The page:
When you purchase our products you also help us do ministry- to take the time to create blogs and Bible studies, to speak up on things that matter, to visit and encourage others, to provide opportunities for counseling, and teach who Christ is and why He matters most.

Let’s share the message. Let’s start the conversation. Let’s surround our hearts, our minds, our families, our homes, and our lives with reminders of all He is for us and in us.

Products with a message…stuff with a purpose.
#surroundme #starttheconversation #productswithamessage


Vanity, vanity, meaningless, meaningless

Casting Away Stones
Week One – An Introduction to Ecclesiastes 3
Heart verse:
I perceived that what God does endures forever
                                                               Ecclesiastes 3:14a

Day One – Vanity, vanity, meaningless, meaningless
Oh, Solomon, Solomon! Wouldn’t it have been amazing to see the man in all his splendor back in the day? Every time I picture Solomon, I’m reminded of an article I read when I was about 8 years old, in some kind of major magazine, People or Time or something. The article was about Imelda Marcos, a former first lady of the Philippines, who was rumored to have over 3,000 pair of shoes. I still remember gawking at the pictures in the magazine article. Glossy images of luxurious clothes and robes, I’m almost positive there were plush seats in the closet and drawers upon drawers of jewelry and bags. And the famous rows upon rows of shoes. It was a little girl’s dream come true, right there, laid out before me. In Sunday school, I heard the stories of Solomon – his wealth, his wives, his wisdom, his vast kingdom. In my mind, Solomon was the male version of Imelda Marcos and those images still spring to mind to this day!
Solomon, we know had lots of stuff. He had lots of wives and children. At one point at least, he had a solid relationship with God. Solomon asks for wisdom in 2nd Chronicles 1 (or 1st Kings 3) and we see him graced by God with so much more.

I believe it was the “more” that started to weigh on Solomon.
You see, he knew. I think Solomon knew that “more” just may be difficult to handle.
2 Chronicles 1:6-12
Solomon went up to the bronze altar before the Lord in the tent of meeting and offered a thousand burnt offerings on it.
That night God appeared to Solomon and said to him, “Ask for whatever you want me to give you.”
Solomon answered God, “You have shown great kindness to David my father and have made me king in his place. Now, Lord God, let your promise to my father David be confirmed, for you have made me king over a people who are as numerous as the dust of the earth. Give me wisdom and knowledge, that I may lead this people, for who is able to govern this great people of yours?”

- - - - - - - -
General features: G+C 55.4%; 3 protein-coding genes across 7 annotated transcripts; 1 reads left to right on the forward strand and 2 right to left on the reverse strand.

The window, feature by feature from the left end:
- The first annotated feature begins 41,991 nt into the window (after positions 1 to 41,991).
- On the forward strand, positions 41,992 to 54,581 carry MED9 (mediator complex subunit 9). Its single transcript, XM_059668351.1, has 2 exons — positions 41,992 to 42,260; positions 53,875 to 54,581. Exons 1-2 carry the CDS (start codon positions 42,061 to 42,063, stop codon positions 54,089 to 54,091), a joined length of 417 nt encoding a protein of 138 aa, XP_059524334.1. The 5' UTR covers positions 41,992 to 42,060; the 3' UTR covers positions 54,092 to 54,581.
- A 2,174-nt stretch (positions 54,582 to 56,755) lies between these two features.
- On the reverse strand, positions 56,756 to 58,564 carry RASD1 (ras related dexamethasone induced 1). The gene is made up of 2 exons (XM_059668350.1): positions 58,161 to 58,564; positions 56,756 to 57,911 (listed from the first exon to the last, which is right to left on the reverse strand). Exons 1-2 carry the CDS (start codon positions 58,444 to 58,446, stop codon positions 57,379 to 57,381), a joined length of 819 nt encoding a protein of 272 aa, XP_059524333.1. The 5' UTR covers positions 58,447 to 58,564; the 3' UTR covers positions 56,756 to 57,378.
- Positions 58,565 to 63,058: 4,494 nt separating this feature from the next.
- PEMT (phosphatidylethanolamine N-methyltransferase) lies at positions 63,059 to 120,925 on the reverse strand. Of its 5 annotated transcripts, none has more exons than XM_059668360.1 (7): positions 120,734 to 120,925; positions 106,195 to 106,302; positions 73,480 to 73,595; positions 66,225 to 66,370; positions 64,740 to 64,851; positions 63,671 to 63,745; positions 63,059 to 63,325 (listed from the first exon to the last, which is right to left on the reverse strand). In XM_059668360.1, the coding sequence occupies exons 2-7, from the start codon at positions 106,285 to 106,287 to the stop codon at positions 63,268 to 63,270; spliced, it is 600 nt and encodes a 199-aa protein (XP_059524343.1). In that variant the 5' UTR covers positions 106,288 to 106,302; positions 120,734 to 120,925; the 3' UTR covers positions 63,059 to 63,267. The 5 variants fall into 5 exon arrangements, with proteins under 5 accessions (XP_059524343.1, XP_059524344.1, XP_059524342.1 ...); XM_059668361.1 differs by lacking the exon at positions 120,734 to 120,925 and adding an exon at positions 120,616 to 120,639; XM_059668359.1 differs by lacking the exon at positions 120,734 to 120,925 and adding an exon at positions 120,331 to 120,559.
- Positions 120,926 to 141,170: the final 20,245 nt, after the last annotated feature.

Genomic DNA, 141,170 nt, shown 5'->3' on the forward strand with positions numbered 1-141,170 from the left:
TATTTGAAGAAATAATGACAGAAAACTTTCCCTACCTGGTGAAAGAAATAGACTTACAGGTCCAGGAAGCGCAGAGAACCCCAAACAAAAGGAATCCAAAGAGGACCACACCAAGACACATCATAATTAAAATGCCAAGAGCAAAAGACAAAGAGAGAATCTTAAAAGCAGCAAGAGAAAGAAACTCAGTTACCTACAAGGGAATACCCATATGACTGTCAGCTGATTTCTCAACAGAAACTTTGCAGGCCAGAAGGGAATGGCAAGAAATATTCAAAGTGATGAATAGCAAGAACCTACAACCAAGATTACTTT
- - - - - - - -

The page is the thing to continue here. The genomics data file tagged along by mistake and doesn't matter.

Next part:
God said to Solomon, “Since this is your heart’s desire and you have not asked for wealth, possessions or honor, nor for the death of your enemies, and since you have not asked for a long life but for wisdom and knowledge to govern my people over whom I have made you king, therefore wisdom and knowledge will be given you. And I will also give you wealth, possessions and honor, such as no king who was before you ever had and none after you will have.”
By the time we encounter the Solomon in Ecclesiastes, we get the Solomon who has it all and who has tried it all.
Ecclesiastes 2:9-11
I became greater by far than anyone in Jerusalem before me. In all this my wisdom stayed with me.
 I denied myself nothing my eyes desired;
    I refused my heart no pleasure.
My heart took delight in all my labor,
    and this was the reward for all my toil.
Yet when I surveyed all that my hands had done
    and what I had toiled to achieve,
everything was meaningless, a chasing after the wind;
    nothing was gained under the sun.
Solomon tells us he wasn’t just given it all, he pursued it all. Through the pages of Ecclesiastes chapters 1 and 2, Solomon shares that he tried fame, fortune, knowledge, work, people, and pleasure. And Solomon found the truth. None of it satisfies.
In our house, if you mention the book of Ecclesiastes, someone will respond by shouting out, “Meaningless, meaningless, everything is meaningless!” It’s an ongoing joke, but also a good reminder of a reality written all over the pages in Solomon’s wisdom filled, heart-poured-out ink:
Without God, it’s all meaningless.
With God, every single thing has purpose and meaning.
The good, the hard, the gathering of stones, the casting away of stones, every bit of it…meaningful, purposeful, woven with His grace and significance.

I’m excited to spend the coming weeks with you all, gleaning from Solomon’s experiences, discovering the poetic heart of our God, loosening and stretching our hearts to His plans and purposes.
This week we will tackle a brief introduction to all things Ecclesiastes by focusing on some commentary and background, as well a honing in on verse 1 of chapter 3, discovering a bit more about God’s timing.
Week 1 –
Day One: Vanity, vanity, meaningless, meaningless
Day Two: Our friend Ulysses and desperation
Day Three: To everything there is a season
Day Four: God’s time, my time, and getting them on the same page
Day Five: Finding ourselves a Solomon
Hope to see you tomorrow, friends!
Until then, remember this…“Meaningful, meaningful, everything is meaningful!” J
Discussion questions:
If you could have more of something in your closet, what would it be?
If you would have been in Solomon’s place, what would you have requested from God?
What experiences have you had or do you remember with Solomon? (ie Sunday school memories, past Bible study conversations, etc.)